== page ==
There are two principles of a more general nature, of which all the appellants claim the benefit, and which, as the cause must go back, will require consideration.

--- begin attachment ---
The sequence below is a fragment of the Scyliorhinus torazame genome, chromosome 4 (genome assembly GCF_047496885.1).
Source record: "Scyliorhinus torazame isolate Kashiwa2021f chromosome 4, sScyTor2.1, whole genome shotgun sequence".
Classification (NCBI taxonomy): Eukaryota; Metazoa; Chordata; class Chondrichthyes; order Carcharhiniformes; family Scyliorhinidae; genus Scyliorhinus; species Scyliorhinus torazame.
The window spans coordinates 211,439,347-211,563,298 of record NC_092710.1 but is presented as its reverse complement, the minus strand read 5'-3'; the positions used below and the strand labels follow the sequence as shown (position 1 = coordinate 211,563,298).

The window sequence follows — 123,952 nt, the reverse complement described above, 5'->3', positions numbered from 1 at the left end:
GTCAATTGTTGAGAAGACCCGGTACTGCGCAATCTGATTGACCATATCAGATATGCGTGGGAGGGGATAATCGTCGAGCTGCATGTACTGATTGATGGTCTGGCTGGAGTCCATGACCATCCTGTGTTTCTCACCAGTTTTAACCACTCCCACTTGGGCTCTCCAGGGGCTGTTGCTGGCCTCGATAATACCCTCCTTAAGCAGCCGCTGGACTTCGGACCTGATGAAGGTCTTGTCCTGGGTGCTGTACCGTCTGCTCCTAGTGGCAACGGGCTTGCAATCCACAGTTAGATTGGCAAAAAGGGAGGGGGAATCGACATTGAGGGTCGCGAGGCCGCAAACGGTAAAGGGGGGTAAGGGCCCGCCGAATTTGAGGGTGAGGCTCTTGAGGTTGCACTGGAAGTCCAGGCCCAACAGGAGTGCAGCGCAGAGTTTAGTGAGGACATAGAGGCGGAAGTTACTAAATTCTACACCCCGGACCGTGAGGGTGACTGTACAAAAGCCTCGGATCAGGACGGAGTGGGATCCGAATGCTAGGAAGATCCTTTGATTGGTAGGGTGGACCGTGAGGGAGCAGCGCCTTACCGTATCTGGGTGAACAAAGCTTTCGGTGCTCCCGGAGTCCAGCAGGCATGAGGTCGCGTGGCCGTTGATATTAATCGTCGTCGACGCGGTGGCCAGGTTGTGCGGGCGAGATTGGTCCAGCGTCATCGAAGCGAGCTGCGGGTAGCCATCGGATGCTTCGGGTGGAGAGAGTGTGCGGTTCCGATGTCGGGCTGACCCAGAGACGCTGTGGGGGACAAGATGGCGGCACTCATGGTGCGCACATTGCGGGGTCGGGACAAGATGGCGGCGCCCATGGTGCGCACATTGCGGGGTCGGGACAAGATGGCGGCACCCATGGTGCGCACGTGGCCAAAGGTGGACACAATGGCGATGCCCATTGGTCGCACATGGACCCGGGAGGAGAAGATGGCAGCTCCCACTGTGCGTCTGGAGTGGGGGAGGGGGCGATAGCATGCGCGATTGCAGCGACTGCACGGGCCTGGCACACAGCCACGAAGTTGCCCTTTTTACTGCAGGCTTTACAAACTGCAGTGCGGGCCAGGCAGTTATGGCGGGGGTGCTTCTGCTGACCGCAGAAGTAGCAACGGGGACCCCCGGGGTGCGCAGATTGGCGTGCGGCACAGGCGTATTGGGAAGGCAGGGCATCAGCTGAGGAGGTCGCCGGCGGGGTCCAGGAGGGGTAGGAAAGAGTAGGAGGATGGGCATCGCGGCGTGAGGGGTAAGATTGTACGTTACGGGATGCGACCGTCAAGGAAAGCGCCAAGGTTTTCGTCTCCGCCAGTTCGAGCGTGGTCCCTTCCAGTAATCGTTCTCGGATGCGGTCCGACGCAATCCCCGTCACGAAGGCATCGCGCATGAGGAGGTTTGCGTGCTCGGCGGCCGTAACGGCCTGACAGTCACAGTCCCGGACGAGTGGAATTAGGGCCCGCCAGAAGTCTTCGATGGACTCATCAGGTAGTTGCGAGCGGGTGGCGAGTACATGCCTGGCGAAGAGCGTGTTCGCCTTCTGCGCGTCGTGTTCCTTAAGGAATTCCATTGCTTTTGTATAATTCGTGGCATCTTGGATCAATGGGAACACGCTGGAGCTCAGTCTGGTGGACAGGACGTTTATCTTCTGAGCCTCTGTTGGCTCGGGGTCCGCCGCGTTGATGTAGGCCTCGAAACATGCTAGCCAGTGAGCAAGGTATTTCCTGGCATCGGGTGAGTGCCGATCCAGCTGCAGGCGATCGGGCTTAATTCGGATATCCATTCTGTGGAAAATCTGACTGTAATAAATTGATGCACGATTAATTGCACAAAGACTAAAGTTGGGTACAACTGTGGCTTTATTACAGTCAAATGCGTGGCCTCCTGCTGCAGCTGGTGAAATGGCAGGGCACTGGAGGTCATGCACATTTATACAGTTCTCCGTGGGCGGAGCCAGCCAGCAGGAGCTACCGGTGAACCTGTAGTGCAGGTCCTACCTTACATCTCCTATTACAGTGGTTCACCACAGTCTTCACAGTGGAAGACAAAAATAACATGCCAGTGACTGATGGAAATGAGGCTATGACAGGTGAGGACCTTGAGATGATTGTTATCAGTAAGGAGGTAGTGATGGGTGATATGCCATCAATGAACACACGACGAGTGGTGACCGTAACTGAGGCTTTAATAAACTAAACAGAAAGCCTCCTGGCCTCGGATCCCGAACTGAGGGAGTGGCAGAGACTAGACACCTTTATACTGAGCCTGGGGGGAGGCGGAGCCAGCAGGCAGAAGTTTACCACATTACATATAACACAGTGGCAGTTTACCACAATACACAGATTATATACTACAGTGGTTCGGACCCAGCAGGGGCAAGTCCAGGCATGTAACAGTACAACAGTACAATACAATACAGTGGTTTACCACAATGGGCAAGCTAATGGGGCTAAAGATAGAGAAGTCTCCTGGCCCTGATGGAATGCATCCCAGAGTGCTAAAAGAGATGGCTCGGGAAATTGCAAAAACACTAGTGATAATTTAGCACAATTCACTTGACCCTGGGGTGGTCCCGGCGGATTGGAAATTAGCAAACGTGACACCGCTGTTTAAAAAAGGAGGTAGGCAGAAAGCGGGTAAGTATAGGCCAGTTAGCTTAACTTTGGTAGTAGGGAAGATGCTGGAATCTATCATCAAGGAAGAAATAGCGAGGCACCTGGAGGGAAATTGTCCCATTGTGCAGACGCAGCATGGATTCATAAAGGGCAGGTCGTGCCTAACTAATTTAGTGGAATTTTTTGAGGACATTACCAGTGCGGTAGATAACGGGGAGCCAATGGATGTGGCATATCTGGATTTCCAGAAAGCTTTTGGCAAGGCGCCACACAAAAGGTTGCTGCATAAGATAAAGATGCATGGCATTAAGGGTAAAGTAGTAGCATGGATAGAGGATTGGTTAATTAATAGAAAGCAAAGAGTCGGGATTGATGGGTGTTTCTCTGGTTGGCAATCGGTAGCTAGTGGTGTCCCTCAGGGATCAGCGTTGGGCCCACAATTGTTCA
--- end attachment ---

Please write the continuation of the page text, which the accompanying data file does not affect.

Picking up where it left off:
It is contended, that Nathaniel Massie was the acknowledged agent of both O'Neal and Watts, and that the complainant is precluded by his acts done in that capacity. This argument is resorted to, as well to fasten on Watts the survey made in his behalf above the town of Chilicothe, as a relinquishment of all claim to a location at the place now contended for in his behalf. But in neither of these views can this Court apply this principle in favour of the defendants; for, it follows from the principles established for surveying O'Neal's entry, that the survey made by Massie on O'Neal's entry, was illegal and void; and, certainly, when employed in locating the entries made in favour of Powell and himself, Massie was not acting as the agent of O'Neal or Watts, but as the agent of Powell, or, in fact, in his own behalf. The survey, on which this argument rests, was at best but partial; and it is conclusive against it to observe, that the powers of Massie, as agent of Watts, were limited to the entry and mechanical acts of the survey. The recording of that survey, and all those solemn acts which give it legal validity, it does not appear that his powers extended to. Watts never recognised that survey, or assumed the obligatory effects of it by any act of his own, and in fact, in the event, (though not a material circumstance to the result we come to,) it has since been ascertained that it was not only made off Watts's entry, but on land appropriated by another.